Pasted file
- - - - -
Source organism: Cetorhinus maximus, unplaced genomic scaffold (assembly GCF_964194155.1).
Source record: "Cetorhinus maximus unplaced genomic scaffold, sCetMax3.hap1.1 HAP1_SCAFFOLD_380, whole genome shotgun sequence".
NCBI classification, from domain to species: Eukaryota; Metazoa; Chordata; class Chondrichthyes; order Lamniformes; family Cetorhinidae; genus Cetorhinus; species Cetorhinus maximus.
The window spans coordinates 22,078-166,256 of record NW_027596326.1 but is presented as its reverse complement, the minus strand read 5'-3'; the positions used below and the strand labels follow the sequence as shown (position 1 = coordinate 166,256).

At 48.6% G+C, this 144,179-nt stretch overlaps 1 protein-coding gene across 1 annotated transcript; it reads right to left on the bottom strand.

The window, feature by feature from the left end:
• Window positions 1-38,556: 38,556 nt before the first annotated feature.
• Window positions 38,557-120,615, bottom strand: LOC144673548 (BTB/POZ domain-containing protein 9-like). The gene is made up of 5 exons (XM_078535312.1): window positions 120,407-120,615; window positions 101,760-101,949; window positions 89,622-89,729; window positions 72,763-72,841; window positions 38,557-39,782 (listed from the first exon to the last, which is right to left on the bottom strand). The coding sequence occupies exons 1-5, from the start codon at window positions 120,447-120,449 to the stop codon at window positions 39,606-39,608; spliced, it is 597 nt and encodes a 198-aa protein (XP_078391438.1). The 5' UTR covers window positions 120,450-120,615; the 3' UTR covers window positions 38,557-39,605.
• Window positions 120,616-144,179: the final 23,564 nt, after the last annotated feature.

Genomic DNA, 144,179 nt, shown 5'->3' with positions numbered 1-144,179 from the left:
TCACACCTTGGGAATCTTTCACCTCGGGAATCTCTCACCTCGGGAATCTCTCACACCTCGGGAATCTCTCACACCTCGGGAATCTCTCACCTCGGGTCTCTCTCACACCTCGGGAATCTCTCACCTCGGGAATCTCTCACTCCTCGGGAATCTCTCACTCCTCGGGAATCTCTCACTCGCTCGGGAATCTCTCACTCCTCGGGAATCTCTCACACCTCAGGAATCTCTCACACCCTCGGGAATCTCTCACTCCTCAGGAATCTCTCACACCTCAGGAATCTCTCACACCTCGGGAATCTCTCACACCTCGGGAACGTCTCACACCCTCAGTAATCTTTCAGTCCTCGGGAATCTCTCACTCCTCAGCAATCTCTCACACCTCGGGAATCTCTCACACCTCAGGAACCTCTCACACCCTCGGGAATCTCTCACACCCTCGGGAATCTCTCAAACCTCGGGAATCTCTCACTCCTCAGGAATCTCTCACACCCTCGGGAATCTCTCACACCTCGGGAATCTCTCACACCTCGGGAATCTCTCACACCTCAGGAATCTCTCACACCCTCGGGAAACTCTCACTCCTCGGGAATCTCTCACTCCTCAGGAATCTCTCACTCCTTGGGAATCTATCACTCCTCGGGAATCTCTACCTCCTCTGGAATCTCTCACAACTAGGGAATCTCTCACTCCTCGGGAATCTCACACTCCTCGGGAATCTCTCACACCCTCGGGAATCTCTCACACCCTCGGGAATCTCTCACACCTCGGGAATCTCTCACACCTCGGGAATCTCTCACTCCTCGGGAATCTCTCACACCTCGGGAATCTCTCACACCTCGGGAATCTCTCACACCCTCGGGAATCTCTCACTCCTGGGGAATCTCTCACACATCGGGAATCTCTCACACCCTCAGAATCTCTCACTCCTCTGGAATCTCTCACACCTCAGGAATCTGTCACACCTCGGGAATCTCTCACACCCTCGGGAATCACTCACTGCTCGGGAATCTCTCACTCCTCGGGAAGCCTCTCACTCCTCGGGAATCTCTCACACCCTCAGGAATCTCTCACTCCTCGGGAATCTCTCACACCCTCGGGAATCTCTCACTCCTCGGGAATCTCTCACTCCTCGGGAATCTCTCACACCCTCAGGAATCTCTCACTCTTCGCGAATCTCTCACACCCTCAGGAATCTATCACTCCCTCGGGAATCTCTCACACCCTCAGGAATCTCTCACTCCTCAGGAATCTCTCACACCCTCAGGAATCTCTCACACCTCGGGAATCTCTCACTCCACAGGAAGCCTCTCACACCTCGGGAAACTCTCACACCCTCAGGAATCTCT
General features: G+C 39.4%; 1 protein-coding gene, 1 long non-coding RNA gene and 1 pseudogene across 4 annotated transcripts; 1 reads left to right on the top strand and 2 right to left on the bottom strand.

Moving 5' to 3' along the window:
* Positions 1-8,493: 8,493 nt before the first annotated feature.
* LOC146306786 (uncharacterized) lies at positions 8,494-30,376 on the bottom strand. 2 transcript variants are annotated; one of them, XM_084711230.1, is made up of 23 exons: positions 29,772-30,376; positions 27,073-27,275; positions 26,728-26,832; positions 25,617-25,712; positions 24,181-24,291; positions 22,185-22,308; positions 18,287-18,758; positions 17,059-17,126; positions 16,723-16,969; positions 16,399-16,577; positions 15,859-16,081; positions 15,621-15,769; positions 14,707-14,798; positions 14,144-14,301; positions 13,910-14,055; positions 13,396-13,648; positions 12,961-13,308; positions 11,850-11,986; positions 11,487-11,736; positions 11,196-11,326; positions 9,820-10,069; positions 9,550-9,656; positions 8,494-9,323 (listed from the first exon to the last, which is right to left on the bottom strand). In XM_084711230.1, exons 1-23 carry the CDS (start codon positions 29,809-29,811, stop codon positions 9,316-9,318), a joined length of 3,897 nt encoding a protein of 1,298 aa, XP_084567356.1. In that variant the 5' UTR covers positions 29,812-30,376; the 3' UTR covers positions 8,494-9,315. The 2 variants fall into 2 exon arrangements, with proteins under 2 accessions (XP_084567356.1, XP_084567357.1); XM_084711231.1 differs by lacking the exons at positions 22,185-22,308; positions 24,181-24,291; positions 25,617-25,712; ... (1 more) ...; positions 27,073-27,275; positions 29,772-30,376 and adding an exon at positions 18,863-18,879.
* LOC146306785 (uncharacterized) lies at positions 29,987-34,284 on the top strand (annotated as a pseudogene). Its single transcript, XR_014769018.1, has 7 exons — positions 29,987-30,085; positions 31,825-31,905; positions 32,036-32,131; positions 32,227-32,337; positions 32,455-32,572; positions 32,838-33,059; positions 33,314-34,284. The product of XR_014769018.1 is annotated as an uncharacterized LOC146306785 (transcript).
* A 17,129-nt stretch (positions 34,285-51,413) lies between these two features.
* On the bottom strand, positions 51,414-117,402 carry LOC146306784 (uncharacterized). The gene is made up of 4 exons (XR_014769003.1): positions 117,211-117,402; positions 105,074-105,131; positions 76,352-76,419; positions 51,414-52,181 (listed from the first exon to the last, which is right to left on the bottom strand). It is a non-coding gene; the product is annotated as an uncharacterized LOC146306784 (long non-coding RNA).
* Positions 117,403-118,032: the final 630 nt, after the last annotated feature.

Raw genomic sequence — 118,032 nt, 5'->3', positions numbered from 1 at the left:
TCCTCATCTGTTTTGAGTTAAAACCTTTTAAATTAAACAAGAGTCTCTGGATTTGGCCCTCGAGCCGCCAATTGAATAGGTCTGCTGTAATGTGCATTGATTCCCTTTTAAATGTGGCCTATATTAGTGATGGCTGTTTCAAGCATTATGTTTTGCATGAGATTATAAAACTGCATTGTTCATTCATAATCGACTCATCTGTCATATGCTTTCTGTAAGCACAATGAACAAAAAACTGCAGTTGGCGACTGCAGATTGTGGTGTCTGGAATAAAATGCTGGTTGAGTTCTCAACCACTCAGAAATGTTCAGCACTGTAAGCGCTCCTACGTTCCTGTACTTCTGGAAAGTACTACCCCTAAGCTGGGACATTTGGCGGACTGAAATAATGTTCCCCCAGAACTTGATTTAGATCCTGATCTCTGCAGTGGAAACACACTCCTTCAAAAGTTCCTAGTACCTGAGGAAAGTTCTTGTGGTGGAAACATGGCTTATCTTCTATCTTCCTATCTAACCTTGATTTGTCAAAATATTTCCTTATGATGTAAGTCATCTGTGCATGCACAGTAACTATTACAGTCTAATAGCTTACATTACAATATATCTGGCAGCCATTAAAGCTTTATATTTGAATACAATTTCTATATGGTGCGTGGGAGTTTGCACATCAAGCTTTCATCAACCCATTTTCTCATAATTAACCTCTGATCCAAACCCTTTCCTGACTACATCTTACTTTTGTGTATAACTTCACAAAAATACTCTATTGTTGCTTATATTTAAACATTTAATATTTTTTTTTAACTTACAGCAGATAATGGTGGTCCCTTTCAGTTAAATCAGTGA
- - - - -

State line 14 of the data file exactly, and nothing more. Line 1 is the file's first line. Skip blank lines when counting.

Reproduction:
* Positions 1-8,493: 8,493 nt before the first annotated feature.